Well, sort of. The men Dion was chatting to were not actually in the stadium and they weren't linked to it by satellite. Their contribution was pre-recorded. And Dion sounded just as sincere when she spoke to these video images as she did when she spoke of Angelil.

In Dion's mind, cheesy cabaret banter seems to be the same as heart- to-heart discussions of her husband's health. Talking to her spouse is the same as talking to the virtual Bee Gees, which is the same as talking to the thousands of people who have paid pounds 50 a ticket to watch her. She's been blasting out schlocky, schmaltzy show-stoppers non-stop since she was a girl, guided by a manager who married her, so maybe she doesn't know any better.

Perhaps all great pop stars put their feelings in song, but a filtering artistry is always there. It has to be. If you transcribed an intimate tete-a-tete with your loved one, you wouldn't have a lyric. Conversely, if you promised eternal devotion to your loved one using nothing but a lyric, they'd assume you were mad.

There's the rub. Dion thinks entertainment is the same as conversation; Morissette thinks conversation is the same as entertainment. Dion thinks her public life is her private life; Morissette thinks her private life is her public life. Maybe if these two women made a record together ... no, actually it doesn't bear thinking about, but it would sell a billion copies and it would be called Let's Talk About Unabashedly Tumultuous Colonic Spiritualisation. The moral of the story: don't put your daughters on the stage, Mrs Morissette and Mrs Dion. They may never get off it.

Alanis Morissette: Wembley Arena (0181 900 1234), Wed & Thurs. Celine Dion: Wembley Stadium (0181 900 1234), tonight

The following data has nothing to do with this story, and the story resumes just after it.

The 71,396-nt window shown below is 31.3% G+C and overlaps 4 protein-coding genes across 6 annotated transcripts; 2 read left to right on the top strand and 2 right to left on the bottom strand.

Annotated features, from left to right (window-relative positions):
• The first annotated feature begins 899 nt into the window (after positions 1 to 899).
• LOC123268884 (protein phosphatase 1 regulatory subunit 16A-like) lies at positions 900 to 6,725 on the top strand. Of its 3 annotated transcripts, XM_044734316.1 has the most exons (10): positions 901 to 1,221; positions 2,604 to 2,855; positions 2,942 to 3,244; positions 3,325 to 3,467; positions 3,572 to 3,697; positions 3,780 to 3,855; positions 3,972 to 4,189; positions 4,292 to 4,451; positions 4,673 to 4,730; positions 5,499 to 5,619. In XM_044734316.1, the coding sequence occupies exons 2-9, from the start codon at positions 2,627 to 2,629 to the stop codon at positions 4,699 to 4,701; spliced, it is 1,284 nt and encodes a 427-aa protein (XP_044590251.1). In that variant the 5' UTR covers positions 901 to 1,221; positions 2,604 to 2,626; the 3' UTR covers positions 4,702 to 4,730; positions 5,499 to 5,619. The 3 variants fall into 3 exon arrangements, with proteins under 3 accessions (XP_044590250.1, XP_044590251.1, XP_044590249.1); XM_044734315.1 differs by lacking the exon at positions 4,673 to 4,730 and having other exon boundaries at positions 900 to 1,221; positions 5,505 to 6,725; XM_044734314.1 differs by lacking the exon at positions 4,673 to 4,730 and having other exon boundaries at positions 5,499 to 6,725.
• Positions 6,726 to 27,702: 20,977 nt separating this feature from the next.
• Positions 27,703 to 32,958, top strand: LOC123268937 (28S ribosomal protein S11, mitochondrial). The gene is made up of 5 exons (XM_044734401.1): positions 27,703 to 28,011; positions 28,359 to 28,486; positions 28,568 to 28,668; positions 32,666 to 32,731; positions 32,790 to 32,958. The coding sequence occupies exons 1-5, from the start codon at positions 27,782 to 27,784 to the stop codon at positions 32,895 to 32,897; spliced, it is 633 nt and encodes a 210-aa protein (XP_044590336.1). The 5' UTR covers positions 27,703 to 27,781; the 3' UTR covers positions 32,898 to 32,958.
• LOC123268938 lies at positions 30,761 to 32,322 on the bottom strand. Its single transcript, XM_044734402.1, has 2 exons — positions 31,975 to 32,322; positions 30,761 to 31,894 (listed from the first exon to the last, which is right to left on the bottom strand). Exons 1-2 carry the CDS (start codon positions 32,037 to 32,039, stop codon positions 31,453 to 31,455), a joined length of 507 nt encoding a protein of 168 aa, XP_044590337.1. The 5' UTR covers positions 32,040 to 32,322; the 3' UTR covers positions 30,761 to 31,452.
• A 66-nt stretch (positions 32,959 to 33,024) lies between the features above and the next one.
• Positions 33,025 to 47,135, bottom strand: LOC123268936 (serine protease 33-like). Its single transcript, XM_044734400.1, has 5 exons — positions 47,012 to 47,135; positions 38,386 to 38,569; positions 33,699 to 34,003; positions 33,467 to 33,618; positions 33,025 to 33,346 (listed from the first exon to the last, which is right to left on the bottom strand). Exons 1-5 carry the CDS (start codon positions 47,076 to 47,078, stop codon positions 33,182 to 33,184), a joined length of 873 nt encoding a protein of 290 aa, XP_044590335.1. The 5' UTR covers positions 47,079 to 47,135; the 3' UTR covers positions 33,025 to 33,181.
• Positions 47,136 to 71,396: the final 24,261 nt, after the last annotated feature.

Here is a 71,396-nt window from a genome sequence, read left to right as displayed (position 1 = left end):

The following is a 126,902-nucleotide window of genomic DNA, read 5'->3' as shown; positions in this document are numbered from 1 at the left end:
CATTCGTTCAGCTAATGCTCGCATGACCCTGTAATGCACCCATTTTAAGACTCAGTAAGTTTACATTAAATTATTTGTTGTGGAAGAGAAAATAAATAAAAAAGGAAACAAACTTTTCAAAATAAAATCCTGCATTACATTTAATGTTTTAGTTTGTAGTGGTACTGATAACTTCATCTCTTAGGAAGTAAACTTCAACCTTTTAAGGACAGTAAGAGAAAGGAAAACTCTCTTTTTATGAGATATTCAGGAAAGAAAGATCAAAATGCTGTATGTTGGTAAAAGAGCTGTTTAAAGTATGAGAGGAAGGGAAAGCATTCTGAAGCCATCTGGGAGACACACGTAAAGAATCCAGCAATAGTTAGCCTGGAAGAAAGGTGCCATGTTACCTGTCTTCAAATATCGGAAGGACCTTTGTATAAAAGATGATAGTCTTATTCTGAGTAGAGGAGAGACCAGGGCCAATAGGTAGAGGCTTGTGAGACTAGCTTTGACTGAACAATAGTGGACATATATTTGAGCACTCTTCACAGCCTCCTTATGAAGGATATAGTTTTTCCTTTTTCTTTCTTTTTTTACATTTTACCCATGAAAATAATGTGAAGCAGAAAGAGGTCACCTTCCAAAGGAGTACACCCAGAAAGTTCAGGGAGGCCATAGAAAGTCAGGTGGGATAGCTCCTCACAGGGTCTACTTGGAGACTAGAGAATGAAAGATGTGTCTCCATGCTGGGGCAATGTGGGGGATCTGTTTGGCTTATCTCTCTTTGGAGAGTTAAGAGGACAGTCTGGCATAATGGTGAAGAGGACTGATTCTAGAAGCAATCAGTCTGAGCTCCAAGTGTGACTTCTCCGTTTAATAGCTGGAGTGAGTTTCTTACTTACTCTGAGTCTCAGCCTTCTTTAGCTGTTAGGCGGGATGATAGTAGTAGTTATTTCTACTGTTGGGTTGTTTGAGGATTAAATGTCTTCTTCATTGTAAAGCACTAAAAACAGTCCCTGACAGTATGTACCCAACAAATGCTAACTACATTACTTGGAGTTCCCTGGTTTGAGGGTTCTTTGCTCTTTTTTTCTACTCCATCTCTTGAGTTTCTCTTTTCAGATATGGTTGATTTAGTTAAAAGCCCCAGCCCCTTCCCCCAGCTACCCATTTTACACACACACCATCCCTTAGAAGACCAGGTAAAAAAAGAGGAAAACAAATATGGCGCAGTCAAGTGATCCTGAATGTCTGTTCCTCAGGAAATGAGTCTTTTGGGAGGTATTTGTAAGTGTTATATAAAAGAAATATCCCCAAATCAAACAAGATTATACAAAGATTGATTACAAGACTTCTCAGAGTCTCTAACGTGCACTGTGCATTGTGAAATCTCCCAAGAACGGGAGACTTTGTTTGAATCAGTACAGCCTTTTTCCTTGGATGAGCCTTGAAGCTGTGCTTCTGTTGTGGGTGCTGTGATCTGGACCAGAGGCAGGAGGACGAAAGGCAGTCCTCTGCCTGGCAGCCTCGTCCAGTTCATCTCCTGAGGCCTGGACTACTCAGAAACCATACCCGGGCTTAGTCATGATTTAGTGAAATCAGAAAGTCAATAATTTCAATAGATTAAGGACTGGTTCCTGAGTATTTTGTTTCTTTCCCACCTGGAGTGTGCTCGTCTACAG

Arts and Entertainment
Jamie Dornan as Christian Grey in Fifty Shades of Grey

film Sex scene trailer sees a shirtless Jamie Dornan turn up the heat

Arts and Entertainment
A sketch of Van Gogh has been discovered in the archives of Kunsthalle Bremen in Germany
arts + ents
Arts and Entertainment
Eleanor Catton has hit back after being accused of 'treachery' for criticising the government.
books
Arts and Entertainment
Fake Banksy stencil given to artist Alex Jakob-Whitworth

art

Arts and Entertainment
'The Archers' has an audience of about five million
radioA growing number of listeners are voicing their discontent; so loudly that even the BBC's director-general seems worried
PROMOTED VIDEO
Arts and Entertainment
Taylor Swift is heading to Norwich for Radio 1's Big Weekend

music
Arts and Entertainment
Beer as folk: Vincent Franklin and Cyril Nri (centre) in ‘Cucumber’
tvReview: This slice of gay life in Manchester has universal appeal
Have you tried new the Independent Digital Edition apps?
Arts and Entertainment

ebooksNow available in paperback
Arts and Entertainment

ebooks
Arts and Entertainment
‘A Day at the Races’ still stands up well today
film
Arts and Entertainment
‘The Royals’ – a ‘twisted, soapy take on England’s first family’
tvAnd its producers have already announced a second season...
Arts and Entertainment
Kraftwerk performing at the Neue Nationalgalerie (New National Gallery) museum in Berlin earlier this month
musicWhy a bunch of academics consider German electropoppers Kraftwerk worthy of their own symposium
Arts and Entertainment
Icelandic singer Bjork has been forced to release her album early after an online leak

music
Arts and Entertainment
Colin Firth as Harry Hart in Kingsman: The Secret Service

film
Arts and Entertainment
Brian Blessed as King Lear in the Guildford Shakespeare Company's performance of the play

theatre
Arts and Entertainment
In the picture: Anthony LaPaglia and Martin Freeman in 'The Eichmann Show'

tv
Arts and Entertainment
Anne Kirkbride and Bill Roache as Deirdre and Ken Barlow in Coronation Street

tvThe actress has died aged 60
Arts and Entertainment
Marianne Jean-Baptiste defends Joe Miller in Broadchurch series two

tv
Arts and Entertainment
The frill of it all: Hattie Morahan in 'The Changeling'

theatre
Arts and Entertainment
Gillian Anderson and David Duchovny may reunite for The X Files

tv
Arts and Entertainment
Jeremy Clarkson, left, and Richard Hammond upset the locals in South America
TV
News
A young woman punched a police officer after attending a gig by US rapper Snoop Dogg
people
Arts and Entertainment
Reese Witherspoon starring in 'Wild'

It's hard not to warm to Reese Witherspoon's heroismfilm